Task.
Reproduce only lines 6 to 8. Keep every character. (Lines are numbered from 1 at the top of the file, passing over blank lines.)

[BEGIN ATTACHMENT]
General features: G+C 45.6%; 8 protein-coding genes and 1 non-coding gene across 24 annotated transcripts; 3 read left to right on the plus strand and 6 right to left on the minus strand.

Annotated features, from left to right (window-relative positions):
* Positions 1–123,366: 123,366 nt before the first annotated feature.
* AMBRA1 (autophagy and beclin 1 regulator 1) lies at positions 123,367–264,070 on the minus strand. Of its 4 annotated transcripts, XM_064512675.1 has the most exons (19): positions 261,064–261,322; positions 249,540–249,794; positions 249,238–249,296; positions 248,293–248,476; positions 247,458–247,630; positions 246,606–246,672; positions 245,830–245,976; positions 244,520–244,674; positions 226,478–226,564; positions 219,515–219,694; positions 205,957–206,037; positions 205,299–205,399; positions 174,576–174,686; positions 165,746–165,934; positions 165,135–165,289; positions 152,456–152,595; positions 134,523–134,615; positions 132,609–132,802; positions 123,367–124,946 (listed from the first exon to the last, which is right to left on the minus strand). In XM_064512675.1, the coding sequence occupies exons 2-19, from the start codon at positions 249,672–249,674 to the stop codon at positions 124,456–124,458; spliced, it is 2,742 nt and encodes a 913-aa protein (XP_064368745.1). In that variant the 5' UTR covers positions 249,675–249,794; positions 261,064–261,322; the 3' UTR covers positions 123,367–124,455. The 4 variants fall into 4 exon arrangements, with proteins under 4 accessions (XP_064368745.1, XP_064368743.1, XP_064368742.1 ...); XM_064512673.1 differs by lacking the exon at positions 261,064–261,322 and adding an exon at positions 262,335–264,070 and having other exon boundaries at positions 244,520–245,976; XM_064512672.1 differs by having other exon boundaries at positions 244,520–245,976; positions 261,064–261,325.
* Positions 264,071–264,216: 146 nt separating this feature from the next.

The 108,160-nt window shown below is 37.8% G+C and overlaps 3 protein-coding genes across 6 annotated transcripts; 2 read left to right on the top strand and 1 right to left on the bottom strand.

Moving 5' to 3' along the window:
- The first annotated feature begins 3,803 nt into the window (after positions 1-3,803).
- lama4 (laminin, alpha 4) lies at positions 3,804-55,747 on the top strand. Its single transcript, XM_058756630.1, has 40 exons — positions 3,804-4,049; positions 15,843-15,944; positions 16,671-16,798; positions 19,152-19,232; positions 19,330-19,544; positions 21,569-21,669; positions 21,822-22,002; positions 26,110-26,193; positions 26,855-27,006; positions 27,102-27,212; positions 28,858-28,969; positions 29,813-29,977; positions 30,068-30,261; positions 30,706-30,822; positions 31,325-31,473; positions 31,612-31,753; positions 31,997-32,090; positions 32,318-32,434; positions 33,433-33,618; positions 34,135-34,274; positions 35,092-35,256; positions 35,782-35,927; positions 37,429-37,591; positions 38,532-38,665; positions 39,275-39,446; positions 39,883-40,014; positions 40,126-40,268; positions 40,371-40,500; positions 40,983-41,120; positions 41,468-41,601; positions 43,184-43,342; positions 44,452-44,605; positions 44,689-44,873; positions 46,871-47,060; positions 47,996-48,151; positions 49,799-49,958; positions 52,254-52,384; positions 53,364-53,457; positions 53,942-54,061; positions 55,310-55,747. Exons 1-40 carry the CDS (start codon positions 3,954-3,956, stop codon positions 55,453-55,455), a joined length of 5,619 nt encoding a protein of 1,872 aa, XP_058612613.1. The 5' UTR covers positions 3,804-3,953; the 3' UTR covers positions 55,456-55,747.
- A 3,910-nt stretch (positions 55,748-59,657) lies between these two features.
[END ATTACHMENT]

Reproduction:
The 108,160-nt window shown below is 37.8% G+C and overlaps 3 protein-coding genes across 6 annotated transcripts; 2 read left to right on the top strand and 1 right to left on the bottom strand.

Moving 5' to 3' along the window:
- The first annotated feature begins 3,803 nt into the window (after positions 1-3,803).